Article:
Second in a five-part series.
Part one: Philip Klein: The welfare state is destroying America
Part two: Conn Carroll: Europe: the canary in the welfare-state coal mine
Part three: Philip Klein: Obamacare has made the debt crisis worse
Part four: David Freddoso: How the left got Americans hooked on welfare
Part five: Conn Carroll: Ending the welfare state
"If they do not carry out these austerity packages, these countries could virtually disappear in the way that we know them as democracies," European Commission President Jose Manuel Barroso reportedly said of Greece, Spain, Portugal in June 2010.
Since that time, the debt situation in each of those countries has only gotten worse. The first Greek bailout package, worth more than $110 billion, failed to calm Greece's creditors.
The tax hikes and spending cuts, forced on Greece by its rescuers, threw the country into a deep recession which only sent its debt-to-GDP ratio higher, from 143 percent in 2010 to 165 percent in 2011.
And then, just as Barraso predicted, Greece, in a very real sense, ceased to be a democracy. Prime Minister George Papandreou was forced to resign by unelected European commissioners after he suggested that Greek voters should be allowed to vote on the terms of the most recent European Union bailout package.
The European Commission then handpicked his replacement, former European Central Bank Vice President Lucas Papademos.
The coup by Europe's unelected bureaucrats was not limited to Greece. In Italy, where the government's debt-to-GDP ratio is 121 percent, Prime Minister Silvio Berlusconi was also forced to resign.
He was replaced by European Commissioner and Goldman Sachs adviser Mario Monti, who had to be appointed "senator for life" before he assumed control of the country since he had never been elected to anything.
European Council President Herman Van Rompuy said of Italy at the time, "the country needs reforms, not elections."
But the experts' reforms are still failing to quell the continent's burgeoning debt crisis. The reality is that the European welfare-state model is broken. Italy and Greece are just its first national victims.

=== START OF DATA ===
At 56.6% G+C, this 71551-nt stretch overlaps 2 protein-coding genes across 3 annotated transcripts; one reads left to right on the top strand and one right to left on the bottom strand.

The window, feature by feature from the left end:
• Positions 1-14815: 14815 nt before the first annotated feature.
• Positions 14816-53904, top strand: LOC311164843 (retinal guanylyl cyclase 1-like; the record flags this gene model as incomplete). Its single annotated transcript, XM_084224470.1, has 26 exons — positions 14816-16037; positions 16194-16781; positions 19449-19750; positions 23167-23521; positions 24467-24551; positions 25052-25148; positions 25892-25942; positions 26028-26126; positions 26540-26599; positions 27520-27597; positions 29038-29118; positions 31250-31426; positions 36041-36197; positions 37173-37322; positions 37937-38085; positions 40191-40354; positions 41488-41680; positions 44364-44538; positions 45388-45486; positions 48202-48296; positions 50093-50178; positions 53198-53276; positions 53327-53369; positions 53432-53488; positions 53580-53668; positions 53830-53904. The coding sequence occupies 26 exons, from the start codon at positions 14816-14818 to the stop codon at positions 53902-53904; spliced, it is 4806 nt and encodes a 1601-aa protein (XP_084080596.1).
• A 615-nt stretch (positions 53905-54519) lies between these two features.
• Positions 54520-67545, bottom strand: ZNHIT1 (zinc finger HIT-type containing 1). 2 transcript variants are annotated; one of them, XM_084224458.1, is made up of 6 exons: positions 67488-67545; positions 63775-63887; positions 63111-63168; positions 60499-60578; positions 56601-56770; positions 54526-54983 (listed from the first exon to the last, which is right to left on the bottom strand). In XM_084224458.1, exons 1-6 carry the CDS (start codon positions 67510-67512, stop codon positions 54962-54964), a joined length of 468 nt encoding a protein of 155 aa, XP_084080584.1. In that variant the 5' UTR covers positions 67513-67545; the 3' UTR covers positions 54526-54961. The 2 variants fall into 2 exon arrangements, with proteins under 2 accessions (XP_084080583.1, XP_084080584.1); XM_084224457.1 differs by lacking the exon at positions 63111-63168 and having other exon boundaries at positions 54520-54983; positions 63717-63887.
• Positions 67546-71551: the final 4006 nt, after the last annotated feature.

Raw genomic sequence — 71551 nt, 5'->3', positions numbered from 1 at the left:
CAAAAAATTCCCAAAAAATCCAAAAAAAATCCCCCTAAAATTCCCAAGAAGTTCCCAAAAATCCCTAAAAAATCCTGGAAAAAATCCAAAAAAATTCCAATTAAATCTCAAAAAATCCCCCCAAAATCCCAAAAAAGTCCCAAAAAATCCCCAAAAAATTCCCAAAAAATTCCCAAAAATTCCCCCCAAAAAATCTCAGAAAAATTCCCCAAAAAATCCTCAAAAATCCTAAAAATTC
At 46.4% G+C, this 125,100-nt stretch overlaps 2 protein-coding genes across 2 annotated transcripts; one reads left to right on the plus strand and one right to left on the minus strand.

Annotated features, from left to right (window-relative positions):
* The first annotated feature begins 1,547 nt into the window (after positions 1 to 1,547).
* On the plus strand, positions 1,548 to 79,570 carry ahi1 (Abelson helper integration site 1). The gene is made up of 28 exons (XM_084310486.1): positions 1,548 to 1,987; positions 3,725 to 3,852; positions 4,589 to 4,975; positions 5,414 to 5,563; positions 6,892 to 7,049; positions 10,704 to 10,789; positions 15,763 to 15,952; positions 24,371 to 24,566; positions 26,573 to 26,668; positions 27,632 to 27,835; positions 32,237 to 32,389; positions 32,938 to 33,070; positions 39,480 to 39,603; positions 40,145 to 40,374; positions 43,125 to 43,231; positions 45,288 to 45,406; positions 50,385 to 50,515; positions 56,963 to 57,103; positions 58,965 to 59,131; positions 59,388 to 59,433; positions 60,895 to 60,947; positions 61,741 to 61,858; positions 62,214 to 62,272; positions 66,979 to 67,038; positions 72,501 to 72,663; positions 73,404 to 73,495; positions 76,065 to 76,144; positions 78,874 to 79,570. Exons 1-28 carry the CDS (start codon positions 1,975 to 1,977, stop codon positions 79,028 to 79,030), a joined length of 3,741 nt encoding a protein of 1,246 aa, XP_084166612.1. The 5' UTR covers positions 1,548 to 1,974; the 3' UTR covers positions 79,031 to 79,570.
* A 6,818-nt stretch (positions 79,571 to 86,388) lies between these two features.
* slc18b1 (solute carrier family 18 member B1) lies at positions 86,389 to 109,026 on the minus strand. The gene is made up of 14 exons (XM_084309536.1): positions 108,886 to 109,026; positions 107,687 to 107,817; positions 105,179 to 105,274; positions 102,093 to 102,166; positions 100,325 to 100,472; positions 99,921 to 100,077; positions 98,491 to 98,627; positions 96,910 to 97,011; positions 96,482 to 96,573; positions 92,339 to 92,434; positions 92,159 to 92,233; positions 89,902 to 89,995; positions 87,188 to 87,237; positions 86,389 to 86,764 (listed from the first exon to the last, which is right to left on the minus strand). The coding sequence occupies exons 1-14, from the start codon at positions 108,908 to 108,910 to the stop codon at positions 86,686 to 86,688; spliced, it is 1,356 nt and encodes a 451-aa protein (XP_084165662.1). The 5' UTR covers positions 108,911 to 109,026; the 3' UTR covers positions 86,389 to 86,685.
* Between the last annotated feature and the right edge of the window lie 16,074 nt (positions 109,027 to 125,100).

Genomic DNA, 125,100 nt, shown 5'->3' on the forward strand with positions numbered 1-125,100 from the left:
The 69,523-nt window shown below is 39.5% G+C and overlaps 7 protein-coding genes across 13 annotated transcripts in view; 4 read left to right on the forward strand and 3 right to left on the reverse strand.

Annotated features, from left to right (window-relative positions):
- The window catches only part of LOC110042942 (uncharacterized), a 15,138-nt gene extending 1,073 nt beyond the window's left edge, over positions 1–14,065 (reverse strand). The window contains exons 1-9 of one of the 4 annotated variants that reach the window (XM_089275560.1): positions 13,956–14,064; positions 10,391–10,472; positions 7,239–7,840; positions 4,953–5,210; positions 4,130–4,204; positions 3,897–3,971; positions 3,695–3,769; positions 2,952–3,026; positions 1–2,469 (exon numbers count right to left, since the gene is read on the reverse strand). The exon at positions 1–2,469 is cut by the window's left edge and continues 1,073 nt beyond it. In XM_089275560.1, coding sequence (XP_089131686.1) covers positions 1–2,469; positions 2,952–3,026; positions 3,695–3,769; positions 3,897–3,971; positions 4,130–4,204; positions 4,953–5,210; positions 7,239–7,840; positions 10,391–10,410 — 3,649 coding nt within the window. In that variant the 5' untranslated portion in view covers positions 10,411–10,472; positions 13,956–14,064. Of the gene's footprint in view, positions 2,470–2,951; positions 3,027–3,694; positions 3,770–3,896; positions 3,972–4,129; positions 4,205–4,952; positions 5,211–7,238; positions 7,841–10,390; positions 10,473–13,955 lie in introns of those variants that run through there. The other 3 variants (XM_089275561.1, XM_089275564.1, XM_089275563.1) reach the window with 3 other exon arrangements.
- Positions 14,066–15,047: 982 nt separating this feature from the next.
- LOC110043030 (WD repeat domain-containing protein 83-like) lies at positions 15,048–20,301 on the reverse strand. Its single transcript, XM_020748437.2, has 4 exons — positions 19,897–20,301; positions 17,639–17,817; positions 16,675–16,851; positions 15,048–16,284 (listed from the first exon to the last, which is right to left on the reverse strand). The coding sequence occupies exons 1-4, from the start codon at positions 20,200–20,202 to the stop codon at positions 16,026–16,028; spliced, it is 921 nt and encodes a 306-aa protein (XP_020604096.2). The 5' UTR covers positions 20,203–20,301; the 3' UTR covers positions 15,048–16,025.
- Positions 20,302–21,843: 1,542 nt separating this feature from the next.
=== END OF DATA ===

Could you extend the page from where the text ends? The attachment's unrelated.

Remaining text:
In 2006, the European Commission produced a report on the impact the continent's aging population would have on the economy. The study found that due to Europe's expansive pension, health care and unemployment obligations, its productive capacity would begin to fall once the working-age population reached its peak. Europe reached that tipping point right on schedule in 2010.
Europe, the report predicted, will go from having four people of working age for every elderly citizen to a ratio of 2-to-1 by 2050. The study also predicted that, as the working-age population shrinks and the European welfare state grows, GDP growth will shrink by 1.3 percent a year.
The only reason that Germany and France have so far escaped Italy and Greece's fate is that their economies are growing at much faster rates than their southern counterparts.
But as that begins to change, as Europe's demographic decline puts their welfare spending on steroids and saps economic growth, Germany and France will eventually find themselves in the exact same debt spiral that Greece and Italy are now in.
The same could easily happen to the United States, too. Our debt-to-GDP ratio (100 percent) is already higher than Germany's (83 percent) and France's (87 percent).
According to the 2011 trustees report, the Social Security system is paying out $46 billion a year more in benefits than it takes in from taxes. And President Obama has only made the situation worse. His signature domestic accomplishment, Obamacare, created a brand-new $1 trillion entitlement spending program.
But don't worry. Just as the European Commission stepped in and provided unelected bureaucrats to rein in government spending, after that spending had already torpedoed the economy, Obamacare created its own batch of unelected bureaucrats empowered to ration out the health benefits of the welfare state.
Unless Obamacare is repealed, the law's Independent Payment Advisory Board will reshape the entire U.S. health care system through mandates, spending caps and price controls.
And like the Greeks and Italians, you'll be powerless to stop them.
Conn Carroll is a senior editorial writer for The Washington Examiner. He can be reached at email@example.com.